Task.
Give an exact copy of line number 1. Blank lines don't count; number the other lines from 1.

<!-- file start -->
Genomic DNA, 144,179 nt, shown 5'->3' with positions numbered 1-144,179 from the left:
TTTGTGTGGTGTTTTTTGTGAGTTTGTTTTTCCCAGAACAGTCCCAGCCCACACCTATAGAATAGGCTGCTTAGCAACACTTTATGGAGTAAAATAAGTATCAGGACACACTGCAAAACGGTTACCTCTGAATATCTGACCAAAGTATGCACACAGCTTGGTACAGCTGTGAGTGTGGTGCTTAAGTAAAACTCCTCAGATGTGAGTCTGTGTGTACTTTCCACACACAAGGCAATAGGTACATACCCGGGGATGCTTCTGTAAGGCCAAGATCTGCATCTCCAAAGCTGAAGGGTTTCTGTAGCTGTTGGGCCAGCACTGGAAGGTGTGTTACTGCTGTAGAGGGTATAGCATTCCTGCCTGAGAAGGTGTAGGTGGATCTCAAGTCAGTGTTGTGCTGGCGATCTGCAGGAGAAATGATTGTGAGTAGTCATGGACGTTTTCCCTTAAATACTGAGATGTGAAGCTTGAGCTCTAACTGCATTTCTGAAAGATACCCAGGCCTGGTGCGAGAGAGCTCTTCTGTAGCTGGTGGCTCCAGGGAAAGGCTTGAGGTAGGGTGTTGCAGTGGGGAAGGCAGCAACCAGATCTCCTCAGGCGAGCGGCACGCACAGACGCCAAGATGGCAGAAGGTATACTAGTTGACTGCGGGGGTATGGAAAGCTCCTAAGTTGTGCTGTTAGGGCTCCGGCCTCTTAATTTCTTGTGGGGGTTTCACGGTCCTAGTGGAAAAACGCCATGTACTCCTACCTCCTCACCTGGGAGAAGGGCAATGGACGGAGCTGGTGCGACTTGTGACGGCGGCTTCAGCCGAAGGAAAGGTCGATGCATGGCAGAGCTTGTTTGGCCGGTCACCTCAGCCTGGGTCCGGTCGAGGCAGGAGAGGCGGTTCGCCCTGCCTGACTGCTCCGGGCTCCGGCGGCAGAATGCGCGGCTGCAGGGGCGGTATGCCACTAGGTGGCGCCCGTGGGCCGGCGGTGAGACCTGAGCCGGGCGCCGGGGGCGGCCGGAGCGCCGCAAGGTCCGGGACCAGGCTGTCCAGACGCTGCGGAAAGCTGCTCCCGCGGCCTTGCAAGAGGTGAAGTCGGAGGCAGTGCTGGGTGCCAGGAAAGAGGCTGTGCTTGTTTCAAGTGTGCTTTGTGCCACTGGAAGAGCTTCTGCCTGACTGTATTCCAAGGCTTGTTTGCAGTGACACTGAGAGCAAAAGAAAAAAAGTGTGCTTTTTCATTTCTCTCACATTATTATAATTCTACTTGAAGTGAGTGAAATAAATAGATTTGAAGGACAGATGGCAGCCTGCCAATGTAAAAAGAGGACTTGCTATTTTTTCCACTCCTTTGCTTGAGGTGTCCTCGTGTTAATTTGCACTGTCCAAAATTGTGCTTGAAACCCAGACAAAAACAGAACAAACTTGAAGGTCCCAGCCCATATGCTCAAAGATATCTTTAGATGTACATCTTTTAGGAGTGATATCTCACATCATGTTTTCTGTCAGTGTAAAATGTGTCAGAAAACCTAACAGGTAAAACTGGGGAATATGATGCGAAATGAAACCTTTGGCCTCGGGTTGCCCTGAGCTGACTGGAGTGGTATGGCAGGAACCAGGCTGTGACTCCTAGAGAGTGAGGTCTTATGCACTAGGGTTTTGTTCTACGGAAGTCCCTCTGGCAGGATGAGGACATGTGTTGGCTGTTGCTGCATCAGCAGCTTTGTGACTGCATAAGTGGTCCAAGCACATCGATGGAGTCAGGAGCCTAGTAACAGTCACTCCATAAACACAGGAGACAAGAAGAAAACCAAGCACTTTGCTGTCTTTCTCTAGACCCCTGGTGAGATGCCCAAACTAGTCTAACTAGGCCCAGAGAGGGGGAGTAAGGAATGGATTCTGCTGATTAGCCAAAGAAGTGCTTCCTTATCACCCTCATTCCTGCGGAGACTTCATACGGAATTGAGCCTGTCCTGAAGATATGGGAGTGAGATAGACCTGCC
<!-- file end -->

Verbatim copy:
Genomic DNA, 144,179 nt, shown 5'->3' with positions numbered 1-144,179 from the left: